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Jean CRAS (1879-1932)
Violin Sonata No.1 ‘L’Esprit’ (1901) [22:07]
String Trio (1926) [25:01]
Quintet for harp, flute and strings (1928) [23:04]
Marie-Christine Milliere (violin) and Chantal Riou (piano)
Trio Milliere
Catherine Michel (harp); Thomas Prevost (flute)
rec. August 1988, Eglise Evangélique Luthérienne, Saint-Pierre, Paris (Trio and Quintet) and July 2012, Forgotten Records Studio, Rennes (Sonata)

Jean Cras is one of those niche figures in French music, one who engenders tremendous enthusiasm from his admirers. Infused by Duparc’s influence, richly borne up by his nautical life, explicitly absorbing successive stylistic traits - post-Beethovenian, Wagnerian, impressionist and onwards - he makes for excellent and rewarding listening on disc too. Whilst this disc pursues chamber music, some of which is not wholly characteristic, it too is revealing in others ways of Cras’s slow establishment of his very personal soundscape.
The most diaphanous and exotically ear-titillating of the three works is the Quintet of 1928. Written for harp, flute, and strings this is also the work that speaks most of the sea, in its sway and surge, and in the vital birdsong incarnated by the flute. Cras the sailor, to be sure, but also Cras the creator of delicious little dance patterns too. His textures are ingenious, the writing alternately lithe and captivating; the characterisation vivid at all times. When he doubles the flute and harp lines the sonic allure is tremendous, but it’s never less than that throughout. It’s obvious why the work is such a favourite of harpists.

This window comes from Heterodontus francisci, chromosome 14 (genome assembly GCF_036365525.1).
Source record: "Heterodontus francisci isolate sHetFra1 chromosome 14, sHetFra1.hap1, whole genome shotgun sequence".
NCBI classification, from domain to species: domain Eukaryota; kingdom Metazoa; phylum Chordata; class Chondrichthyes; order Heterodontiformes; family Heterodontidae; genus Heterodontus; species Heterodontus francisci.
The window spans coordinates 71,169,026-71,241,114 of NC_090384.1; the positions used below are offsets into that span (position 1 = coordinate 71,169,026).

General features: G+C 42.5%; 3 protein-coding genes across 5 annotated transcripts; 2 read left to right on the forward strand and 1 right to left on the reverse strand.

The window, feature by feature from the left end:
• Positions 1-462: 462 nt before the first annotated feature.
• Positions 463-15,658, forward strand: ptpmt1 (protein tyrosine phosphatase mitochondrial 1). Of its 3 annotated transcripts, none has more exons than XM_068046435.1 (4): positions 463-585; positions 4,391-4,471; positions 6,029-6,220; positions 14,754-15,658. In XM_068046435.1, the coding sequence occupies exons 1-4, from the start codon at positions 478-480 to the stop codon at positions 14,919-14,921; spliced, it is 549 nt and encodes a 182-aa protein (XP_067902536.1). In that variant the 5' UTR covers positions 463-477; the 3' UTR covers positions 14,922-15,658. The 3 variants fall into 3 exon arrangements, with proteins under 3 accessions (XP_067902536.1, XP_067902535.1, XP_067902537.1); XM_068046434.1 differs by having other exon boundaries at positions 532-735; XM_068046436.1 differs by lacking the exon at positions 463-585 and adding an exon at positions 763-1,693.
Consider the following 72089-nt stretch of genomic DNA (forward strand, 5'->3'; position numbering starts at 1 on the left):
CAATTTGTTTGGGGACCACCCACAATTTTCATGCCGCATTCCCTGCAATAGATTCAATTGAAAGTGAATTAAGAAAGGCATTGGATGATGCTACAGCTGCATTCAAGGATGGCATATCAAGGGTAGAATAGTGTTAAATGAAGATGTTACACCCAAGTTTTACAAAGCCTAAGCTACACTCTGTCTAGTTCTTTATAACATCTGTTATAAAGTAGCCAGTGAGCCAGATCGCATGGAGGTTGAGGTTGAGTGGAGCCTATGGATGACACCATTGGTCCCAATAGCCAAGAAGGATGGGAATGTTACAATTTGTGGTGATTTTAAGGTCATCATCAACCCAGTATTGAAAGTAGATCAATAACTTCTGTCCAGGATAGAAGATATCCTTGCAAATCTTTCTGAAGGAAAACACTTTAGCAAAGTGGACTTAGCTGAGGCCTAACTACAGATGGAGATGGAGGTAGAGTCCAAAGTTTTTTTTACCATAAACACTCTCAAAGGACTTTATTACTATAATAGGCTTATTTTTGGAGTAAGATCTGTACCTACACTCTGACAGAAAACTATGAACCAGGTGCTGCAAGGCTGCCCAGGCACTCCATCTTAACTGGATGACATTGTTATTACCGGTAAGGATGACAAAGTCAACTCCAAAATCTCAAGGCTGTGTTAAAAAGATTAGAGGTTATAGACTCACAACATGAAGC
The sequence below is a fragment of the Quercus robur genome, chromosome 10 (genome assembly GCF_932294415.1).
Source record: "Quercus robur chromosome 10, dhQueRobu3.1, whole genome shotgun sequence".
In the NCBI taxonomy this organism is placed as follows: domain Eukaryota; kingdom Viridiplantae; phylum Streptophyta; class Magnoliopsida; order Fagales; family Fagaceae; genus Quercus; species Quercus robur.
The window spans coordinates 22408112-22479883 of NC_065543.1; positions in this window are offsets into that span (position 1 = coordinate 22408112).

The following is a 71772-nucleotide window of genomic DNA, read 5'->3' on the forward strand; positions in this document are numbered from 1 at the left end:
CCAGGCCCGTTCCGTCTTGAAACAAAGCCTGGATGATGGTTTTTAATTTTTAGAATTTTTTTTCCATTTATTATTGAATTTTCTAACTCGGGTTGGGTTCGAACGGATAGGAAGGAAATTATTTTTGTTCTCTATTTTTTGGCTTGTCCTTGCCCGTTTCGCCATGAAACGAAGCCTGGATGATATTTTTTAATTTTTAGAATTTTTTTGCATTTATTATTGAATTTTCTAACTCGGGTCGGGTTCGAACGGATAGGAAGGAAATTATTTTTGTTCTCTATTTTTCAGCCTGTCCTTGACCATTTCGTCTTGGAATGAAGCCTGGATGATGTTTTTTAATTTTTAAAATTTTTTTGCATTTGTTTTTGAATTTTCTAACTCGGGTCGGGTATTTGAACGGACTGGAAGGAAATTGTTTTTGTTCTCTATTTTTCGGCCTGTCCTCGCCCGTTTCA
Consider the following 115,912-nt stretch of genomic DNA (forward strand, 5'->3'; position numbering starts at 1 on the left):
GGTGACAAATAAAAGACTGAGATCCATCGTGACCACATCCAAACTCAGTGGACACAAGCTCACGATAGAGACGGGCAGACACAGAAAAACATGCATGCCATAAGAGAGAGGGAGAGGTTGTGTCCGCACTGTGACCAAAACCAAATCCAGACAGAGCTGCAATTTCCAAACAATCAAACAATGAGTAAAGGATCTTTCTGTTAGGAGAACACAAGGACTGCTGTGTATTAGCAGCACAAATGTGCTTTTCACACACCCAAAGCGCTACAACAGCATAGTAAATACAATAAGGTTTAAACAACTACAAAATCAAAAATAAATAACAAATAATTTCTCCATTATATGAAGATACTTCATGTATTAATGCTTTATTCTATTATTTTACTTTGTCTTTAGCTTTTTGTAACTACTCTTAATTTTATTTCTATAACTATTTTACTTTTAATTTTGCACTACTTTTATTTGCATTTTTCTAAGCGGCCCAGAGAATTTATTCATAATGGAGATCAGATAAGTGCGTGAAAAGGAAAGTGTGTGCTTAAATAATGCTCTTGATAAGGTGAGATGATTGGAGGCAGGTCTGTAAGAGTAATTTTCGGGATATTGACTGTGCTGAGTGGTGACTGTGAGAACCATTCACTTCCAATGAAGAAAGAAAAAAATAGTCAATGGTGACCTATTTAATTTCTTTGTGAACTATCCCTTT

The 1926 String Trio has strong hints of what one could call Breton syncopation - Debussian too in part, and thematically interweaving. Possibly the ghost of Beethoven’s Op.132 Quartet hovers over the slow movement but it emerges more as a kind of oriental chant motif; Alhambran Moorish shadows, perhaps. Then again, Cras is Cras, and he unleashes more popular limpidly songful motifs too. The result is kaleidoscopic and confusing for the formalist who likes to know where he is. Folklore features strongly in the scherzo; this is the most explicitly intoxicating of the four movements, and it’s followed by a Breton fête of a finale, full of incident, metrically flexible, slowing profusely, but unlessening in interest.
The earliest of the works to be played here is the unpublished 1901 Violin Sonata. It’s possible that the performers here are giving it the sonata’s première. The idiom here is a fairly free post-Franckian one, with the violin embodies ‘the spirit’ - in his other string works the viola is the Soul, and the cello the Flesh. Such religious concerns are important to note but equally they need not intrude too deeply. The slow movement is dreamlike interlude and the finale - there are three movements - opens with Franck-like interior imaginings before intensifying through driving piano-rich chordal writing. The violin’s eloquent lyricism impels the work toward a reflective and charged silence. No glorious ending here.
The Sonata is the least characteristic of the three works here and the most indebted to direct influence. It needs careful and adroit advocacy. The violinist Marie-Christine Milliere has done much to bring it to the attention of the public and she and Chantal Riou clearly perceive how to direct it. In truth, though, it will need a violinist with a far better technique and expressive nuance to do the work justice. The dry recording rather exacerbates the flaws. Milliere’s recordings elsewhere are considerably better. Her trio does well by the String Trio and the Quintet, with Catherine Michel (harp) and Thomas Prevost (flute) prominent, is probably the best performed of the three works. Notwithstanding some reservations, then, I’d urge Cras admirers to investigate this disc.
Jonathan Woolf